From Publishers Weekly
Osawa's popular Japanese police procedural series makes its U.S. debut with this translation of the first volume. Maverick detective Samejima has made enemies on both sides of the law. Unwilling to compromise his principles, the young policeman refuses to turn a blind eye to the corruption engendered by the Yakuza, a powerful organized crime syndicate, and finds himself stuck patrolling Tokyo's grimy Shinjuku district and increasingly isolated on the force. That ostracism forces Samejima to launch his own probe when an elusive sniper begins targeting his fellow officers, using an unconventional weapon to kill them in pairs. While some rough sections of exposition disrupt the narrative flow, Samejima's compelling struggle to find the truth and the startling revelation of the killer's motive will leave most readers eager for the next book in the series to become available. (Aug.)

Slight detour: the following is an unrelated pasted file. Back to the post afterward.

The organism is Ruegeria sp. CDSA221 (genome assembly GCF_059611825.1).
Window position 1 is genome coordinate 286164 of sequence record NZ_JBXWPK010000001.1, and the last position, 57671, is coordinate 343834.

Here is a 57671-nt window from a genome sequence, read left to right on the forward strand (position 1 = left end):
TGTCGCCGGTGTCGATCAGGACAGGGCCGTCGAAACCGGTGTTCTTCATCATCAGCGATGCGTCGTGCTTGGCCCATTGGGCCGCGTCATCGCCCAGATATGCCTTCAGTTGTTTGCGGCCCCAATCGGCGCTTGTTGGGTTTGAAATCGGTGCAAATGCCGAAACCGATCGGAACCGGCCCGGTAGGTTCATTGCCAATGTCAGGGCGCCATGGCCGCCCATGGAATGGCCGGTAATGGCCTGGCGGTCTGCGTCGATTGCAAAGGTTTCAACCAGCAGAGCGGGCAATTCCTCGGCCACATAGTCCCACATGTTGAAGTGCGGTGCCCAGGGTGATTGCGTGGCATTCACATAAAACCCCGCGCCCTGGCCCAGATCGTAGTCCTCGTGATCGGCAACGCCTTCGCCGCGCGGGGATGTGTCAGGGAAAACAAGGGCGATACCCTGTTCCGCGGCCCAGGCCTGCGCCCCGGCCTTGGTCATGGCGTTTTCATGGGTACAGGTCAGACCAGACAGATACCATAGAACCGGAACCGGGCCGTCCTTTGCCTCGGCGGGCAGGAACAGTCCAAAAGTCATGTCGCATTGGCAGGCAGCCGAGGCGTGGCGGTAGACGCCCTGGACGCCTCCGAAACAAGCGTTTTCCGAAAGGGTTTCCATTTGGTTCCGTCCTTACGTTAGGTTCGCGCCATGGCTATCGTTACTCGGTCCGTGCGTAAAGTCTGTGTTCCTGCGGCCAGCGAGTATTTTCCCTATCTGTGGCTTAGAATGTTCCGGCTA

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Seventeen years after it launched a series of books and films in Japan, the debut of crusading Tokyo detective Samejima gets its first English translation. Too bad it's such a stilted one. But past the bamboo thicket of exposition about police politics lies a decent yarn about this lone shark's hunt for a master gun maker who may be responsible for a series of cop killings in the city's Shinjuku entertainment district. Because Samejima refused to accommodate the Yakuza and ignore abusive colleagues, his once-promising career has stalled, and no one will be his partner. The only reason he hasn't been drummed out: he holds a whistle-blowing letter that could embarrass the force. Since Samejima's too stubborn to quit, he's given a free hand to crack down on crime wherever he finds it. But when he refuses to set aside his gunsmith stakeout and follow up other leads in the cop-killing case, the departmental shunning metastasizes into open hostility. With everythingincluding the life of his rock-singer girlfriendon the line, Samejima delivers a rousing potboiler finish. Sennett, Frank